Wednesday, August 01, 2007

Tree flowers

The abundant number of large beautiful flowers on this unidentified tree was quite striking back in June. There are a lot of these trees around the Bosque, some very close to the reception center. I told myself that this was going to be the year to identify the tree but time slipped away and it's yet on my wish list. Not one local person I asked knew the name, which makes me believe that it has no particular use in their lives. It's estimated that there are more than 400 species of trees on the 110 hectares making up Bosque Santa Lucia. In the Amazon region, some authorities calculate up to 5,000! That's what tropical biodiversity is all about. In this immediate region it's said that only 120 or so species are used for lumber. Looking at the stacks of lumber for shipment at the deep water pier, it's seldom that I see more than a dozen or so.

5 comments:

GingerV said...

I also find it extremely frustrating to not be able to ID the trees. Camillo ask many years ago for the names of trees from someone who 'knew' this man said oh that is mata, and that is mata...
I just visited an area in the south were they had lables at the base of trees (but trees had no leaves) but there was not a book with photos with leaves/flowers to help ID my trees.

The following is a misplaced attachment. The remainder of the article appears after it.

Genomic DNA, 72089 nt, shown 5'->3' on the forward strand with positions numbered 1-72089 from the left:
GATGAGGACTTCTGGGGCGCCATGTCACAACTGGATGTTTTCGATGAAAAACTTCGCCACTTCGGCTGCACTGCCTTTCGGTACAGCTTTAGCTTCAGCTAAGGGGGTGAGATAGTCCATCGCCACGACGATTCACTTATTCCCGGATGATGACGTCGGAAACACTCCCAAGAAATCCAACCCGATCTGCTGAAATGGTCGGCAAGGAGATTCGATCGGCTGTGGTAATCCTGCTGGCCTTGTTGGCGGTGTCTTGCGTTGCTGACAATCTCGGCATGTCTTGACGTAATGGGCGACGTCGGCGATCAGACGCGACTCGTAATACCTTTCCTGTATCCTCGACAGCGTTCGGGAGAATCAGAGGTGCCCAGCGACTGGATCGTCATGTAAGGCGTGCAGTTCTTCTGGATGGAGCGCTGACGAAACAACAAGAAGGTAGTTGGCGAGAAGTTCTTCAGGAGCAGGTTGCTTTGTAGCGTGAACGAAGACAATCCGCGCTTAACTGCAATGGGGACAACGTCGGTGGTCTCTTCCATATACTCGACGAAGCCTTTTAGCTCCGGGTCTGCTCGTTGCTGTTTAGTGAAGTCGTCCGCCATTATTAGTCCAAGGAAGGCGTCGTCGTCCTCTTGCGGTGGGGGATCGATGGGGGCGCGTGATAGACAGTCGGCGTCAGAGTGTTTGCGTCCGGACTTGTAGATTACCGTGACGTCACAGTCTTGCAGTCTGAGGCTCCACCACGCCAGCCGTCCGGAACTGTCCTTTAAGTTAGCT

Most frustrating.
gingerv

Gil said...

Hi Alex

it may be in the genus convolvulus, check my spelling pls.
you are a good man charlie brown

gil serique

GingerV said...

Mr A, thanks for the book titles. I looked them up and yes they are expensive, but in dollars less than you pay for books in Rio. The real problem is the $$26.00 per book wanted in shipping - this is over the top. I will try the titles (in English) at a web site for a book store in downtown Rio. If I find any bargins I will let you know. If not I will by in the US in Feb. and bring back with me. thanks

GingerV said...

http://www.arvores.brasil.nom.br/esq3.htm
nice web site - has email address for you to talk direct. gingerv

Robin Foster, The Field Museum, Chicago said...

Family is RUBIACEAE.

Ask Charlotte Taylor at Missouri Botanical Garden
charlotte.taylor@mobot.org